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Review: Shank 2

Posted by on February 14th, 2012 | 0 Comments | Tags:

Instead of taking the original Shank and adding all sorts of new features into the sequel the team at Klei chose instead to polish what they had while adding a couple incremental upgrades. The result is a game that feels like a better version of the original Shank, a game that looks slightly better and a package that’s probably better than the original if only just slightly.

Having not played any Shank since it originally came out back in 2010 it was hard for me to notice any differences between how the original and Shank 2 played. It wasn’t until I went back and played both games back to back that I noticed the very small changes that make Shank 2 feel better and play smoother. The button mapping has seen a slight change to make combat flow better. Instead of a block button you know have a roll that’s triggered with the right analog stick. There’s now a dedicated button to pick up items whereas in the last game it shared the button with your regular attack. On top of that Shank 2 just feels a little more responsive and of course the addition of a counter move helps tremendously to keep the flow of combat steady. It’s just a little of added polish to the combat within the game but it does help to make Shank 2 feel better.

The single-player campaign within Shank 2 is very similar to how the campaign in the original game worked. There’s eight stages of various locations you’ll run through slicing up bad guys in the most brutal way possible. There’s a story that’s told in between levels through poorly compressed cut-scenes that don’t really make a whole lot of sense. At the end of the day Shank is going in to slice people up and that’s about all you need to know. To offer up a little change there’s a level where you play as a female companion. She controls mostly the same to how Shank controls but her scythe, among other weapons, help to add a little bit of change. It would have been nice to see more of that.

The campaign itself is fine on the whole and I appreciate the steady difficulty increase that eventually required me to use everything I had to take down later bosses. However it’s what’s left outside of the campaign that just sort of falls flat. The initial Shank had a co-op campaign that my friend and I had a lot of fun playing through. This time the co-op campaign has been totally removed in favor of a survival mode. Survival mode pits you with another player either locally or online in a match against 30 waves of enemies. Each of the three survival maps contain traps that you can set to take out enemies and require teamwork to get through every stage. Survival mode isn’t bad. I do feel that you’ll have much more fun playing locally as playing with online players quickly became boring and the connection dropped a bit too often. Also of note was the occasional slow down I noticed while playing with someone online. It didn’t ruin the experience but it was just noticeable enough to make the controls feel weird. To be honest I would take a co-op campaign over survival mode any day of the week.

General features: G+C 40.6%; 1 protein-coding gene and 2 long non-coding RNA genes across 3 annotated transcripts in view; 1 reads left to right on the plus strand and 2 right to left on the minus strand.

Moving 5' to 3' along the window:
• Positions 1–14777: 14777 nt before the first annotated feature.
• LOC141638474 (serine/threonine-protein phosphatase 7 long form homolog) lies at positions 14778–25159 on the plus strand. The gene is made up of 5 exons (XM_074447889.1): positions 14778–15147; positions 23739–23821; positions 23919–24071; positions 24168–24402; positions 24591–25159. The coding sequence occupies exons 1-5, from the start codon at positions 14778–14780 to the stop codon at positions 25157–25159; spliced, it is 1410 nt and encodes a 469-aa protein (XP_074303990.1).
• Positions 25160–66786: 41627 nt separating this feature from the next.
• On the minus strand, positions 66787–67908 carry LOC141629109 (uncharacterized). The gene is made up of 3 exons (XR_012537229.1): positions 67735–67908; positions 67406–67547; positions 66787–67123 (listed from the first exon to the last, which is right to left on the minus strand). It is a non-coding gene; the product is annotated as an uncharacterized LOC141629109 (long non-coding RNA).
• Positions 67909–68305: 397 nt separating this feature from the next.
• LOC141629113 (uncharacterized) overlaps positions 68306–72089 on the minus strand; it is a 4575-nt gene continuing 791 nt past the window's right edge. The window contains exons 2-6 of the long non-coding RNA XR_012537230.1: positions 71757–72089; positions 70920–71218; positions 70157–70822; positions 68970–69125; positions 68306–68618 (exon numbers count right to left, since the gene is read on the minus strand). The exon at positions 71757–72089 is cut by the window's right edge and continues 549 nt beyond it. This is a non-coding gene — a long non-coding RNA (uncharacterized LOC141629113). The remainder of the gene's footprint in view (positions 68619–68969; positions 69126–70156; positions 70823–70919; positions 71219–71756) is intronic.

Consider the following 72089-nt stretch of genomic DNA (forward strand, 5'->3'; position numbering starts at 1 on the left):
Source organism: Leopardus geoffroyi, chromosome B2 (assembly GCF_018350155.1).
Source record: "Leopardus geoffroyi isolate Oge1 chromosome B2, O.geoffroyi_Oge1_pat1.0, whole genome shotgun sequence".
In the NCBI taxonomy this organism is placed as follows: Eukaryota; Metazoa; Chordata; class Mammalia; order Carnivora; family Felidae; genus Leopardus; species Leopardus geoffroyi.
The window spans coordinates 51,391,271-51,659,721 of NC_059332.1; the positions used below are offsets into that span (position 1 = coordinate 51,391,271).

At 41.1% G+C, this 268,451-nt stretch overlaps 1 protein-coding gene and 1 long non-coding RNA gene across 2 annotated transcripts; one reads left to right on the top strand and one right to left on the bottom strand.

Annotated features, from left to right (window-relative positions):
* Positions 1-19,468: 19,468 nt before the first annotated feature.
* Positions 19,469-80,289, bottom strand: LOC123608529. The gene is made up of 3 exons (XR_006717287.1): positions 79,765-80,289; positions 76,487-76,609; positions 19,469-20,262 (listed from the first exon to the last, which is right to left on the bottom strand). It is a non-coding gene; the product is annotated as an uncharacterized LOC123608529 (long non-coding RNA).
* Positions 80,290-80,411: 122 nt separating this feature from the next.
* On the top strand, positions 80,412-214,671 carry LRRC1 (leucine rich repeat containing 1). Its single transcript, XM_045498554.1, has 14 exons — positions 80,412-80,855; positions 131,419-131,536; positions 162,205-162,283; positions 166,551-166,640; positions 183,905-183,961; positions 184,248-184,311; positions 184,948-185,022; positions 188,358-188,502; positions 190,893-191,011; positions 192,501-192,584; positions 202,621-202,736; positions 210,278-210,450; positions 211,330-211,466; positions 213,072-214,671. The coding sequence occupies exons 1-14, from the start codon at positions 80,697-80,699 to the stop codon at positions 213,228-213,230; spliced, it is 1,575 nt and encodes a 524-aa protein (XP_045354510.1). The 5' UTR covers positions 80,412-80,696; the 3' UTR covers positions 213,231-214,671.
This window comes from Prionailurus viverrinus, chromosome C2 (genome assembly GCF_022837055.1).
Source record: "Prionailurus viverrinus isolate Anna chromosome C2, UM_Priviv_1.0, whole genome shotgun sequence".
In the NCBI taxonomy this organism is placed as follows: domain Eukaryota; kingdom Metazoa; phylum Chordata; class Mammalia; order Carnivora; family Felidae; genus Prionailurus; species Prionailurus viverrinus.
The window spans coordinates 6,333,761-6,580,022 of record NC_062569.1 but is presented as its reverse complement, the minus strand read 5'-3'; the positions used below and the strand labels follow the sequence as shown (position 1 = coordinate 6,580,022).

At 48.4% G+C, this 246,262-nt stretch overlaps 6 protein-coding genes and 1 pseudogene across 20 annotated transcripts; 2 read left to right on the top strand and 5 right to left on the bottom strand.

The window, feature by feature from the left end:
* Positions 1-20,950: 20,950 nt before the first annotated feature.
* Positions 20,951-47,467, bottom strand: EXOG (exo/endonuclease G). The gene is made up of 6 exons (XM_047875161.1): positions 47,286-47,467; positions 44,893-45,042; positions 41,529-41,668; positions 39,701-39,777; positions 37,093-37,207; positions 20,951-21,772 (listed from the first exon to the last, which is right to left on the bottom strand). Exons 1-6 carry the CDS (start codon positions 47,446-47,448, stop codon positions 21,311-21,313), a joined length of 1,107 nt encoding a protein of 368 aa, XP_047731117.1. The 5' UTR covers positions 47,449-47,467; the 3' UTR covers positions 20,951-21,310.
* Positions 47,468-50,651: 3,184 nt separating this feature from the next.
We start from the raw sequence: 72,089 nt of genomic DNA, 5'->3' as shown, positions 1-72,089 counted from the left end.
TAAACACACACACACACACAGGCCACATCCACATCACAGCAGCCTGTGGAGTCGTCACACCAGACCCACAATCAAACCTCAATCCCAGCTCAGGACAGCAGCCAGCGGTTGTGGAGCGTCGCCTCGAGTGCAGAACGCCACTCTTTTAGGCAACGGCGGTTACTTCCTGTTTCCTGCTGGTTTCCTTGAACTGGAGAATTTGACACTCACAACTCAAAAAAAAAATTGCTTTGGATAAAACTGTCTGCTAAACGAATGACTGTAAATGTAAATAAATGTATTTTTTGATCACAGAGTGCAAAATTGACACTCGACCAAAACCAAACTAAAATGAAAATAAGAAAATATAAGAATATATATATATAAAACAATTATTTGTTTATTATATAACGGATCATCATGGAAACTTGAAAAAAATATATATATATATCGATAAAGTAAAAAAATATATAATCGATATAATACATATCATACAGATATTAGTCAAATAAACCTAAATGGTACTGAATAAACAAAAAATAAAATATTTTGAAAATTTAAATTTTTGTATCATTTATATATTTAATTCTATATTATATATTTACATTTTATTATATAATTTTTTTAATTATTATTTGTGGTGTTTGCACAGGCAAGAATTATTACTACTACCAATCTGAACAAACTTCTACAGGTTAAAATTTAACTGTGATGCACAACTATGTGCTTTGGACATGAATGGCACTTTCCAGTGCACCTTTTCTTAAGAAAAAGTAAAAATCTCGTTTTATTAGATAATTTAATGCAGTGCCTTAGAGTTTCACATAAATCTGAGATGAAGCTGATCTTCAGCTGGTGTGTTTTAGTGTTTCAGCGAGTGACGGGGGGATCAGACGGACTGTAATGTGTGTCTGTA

Shank 2 feels like a game that can’t add something without taking something else away. In the case of adding survival mode the co-op campaign was taken out. The same goes for the way you handle your weapons in the game. The original Shank allowed you to constantly switch between your heavy/ranged weapons in-game. Shank 2 makes you choose a load-out at the beginning of a stage or from the pause menu. The inability to switch on the fly is unfortunate as that was a large part of the fun with the original.

Overall Shank 2 is a more polished version of Shank. The combat is much more responsive and the addition of counter attacks goes a long way. Even the graphics and animation seem better than it’s predecessor. The fire effect in particular looks really great. However the lack of a co-op campaign is disappointing especially when the survival mode isn’t exactly a great replacement. On top of that there’s really not much new to the game this time around. Shank 2 is more Shank and if that’s what you want you’ll likely be happy with what you get. If not then there’s nothing this time around that’s going to change your mind.

A copy of this game was provided by the publisher for review purposes. For more info on our review policy click here. This review is for the PlayStation 3 version of the game.

General Info

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  • Survival mode replacing co-op campaign
  • Can't switch weapons on the fly
  • Poor compression of cutscenes